It’s fortunate New Order, from writer-director Michel Franco, is only about 80 minutes long. That’s about all I could take, though that’s meant in a good way. Franco wastes little time establishing the players, the stakes, and the clash we’re about to see. In all, his film is quite convincing—even if you don’t want to see it. There’s not much hope to be found here.
Set in modern-day Mexico, New Order‘s ostensible setting is a wedding involving two wealthy families at a beautiful (and walled-in) home. We take in the event, noting the divide between haves and have-nots, aware of unrest growing some distance away. It’s not a spoiler to say: the revolution eventually crashes the party. Franco’s approach here may feel gratuitous, yet his portrayal of contemporary class warfare is also unflinching, capturing everything from the casual dismissiveness of the rich to, yes, the violence of the dispossessed. There’s a story here too, involving the bride (Naian Gonzalez Norvind) and a military-borne scheme that spins the film into—if you can believe this—an even darker direction. That part is meant to disorient, which only adds to the terror.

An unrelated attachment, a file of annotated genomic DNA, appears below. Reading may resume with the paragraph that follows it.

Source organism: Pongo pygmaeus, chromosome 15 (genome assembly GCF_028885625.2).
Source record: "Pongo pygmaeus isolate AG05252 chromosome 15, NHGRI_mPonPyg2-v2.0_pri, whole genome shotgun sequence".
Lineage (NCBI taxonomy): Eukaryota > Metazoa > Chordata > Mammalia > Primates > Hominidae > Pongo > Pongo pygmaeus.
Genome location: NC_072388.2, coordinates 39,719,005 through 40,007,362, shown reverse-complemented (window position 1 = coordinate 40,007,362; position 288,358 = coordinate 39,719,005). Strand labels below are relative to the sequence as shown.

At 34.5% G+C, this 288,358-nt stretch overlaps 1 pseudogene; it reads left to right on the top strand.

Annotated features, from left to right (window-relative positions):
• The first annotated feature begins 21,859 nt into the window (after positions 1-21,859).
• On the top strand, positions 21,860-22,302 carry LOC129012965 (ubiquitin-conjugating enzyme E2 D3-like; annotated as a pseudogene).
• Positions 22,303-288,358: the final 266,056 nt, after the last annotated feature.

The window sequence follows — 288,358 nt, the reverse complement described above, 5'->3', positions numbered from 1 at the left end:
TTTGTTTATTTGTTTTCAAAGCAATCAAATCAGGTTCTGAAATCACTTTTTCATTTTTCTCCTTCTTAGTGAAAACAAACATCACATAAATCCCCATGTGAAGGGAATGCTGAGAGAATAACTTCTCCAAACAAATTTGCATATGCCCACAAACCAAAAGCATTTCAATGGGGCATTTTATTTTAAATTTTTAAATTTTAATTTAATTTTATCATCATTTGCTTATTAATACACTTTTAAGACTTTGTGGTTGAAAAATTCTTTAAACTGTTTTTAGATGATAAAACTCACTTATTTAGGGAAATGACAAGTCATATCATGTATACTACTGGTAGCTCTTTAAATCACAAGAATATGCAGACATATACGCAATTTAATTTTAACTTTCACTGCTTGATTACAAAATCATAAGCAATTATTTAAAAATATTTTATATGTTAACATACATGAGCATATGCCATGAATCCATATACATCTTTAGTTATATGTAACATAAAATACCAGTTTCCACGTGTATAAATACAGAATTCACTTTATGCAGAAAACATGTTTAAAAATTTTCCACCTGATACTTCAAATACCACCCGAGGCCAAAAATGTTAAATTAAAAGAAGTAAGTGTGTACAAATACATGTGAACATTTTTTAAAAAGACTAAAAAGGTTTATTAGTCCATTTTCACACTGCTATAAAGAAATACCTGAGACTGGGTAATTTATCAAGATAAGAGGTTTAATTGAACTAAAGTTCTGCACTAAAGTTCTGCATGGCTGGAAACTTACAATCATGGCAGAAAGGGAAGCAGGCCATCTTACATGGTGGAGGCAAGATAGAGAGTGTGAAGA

The ultimate implications of New Order may be more unsettling than the images themselves. Franco doesn’t even have to explain how his film gets there—we already know. Even before the end credits, it had me wondering: is this indeed what comes next? Perhaps we should just be glad that for now, hah, it’s only a movie.